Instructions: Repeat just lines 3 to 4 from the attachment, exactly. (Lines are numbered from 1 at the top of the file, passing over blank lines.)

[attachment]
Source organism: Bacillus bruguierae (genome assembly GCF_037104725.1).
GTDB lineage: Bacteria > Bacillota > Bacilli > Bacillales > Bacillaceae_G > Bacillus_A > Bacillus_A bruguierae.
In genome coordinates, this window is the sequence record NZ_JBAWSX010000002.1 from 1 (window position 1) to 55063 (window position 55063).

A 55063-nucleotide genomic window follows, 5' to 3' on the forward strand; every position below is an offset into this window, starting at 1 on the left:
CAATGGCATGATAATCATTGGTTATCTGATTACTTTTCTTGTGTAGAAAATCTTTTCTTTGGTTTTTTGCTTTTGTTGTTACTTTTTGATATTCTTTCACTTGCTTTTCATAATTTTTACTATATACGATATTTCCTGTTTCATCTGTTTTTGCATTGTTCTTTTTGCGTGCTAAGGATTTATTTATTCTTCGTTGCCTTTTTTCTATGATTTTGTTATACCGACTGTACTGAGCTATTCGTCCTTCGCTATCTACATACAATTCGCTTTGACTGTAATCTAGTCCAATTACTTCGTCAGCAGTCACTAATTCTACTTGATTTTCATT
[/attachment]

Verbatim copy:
In genome coordinates, this window is the sequence record NZ_JBAWSX010000002.1 from 1 (window position 1) to 55063 (window position 55063).

A 55063-nucleotide genomic window follows, 5' to 3' on the forward strand; every position below is an offset into this window, starting at 1 on the left: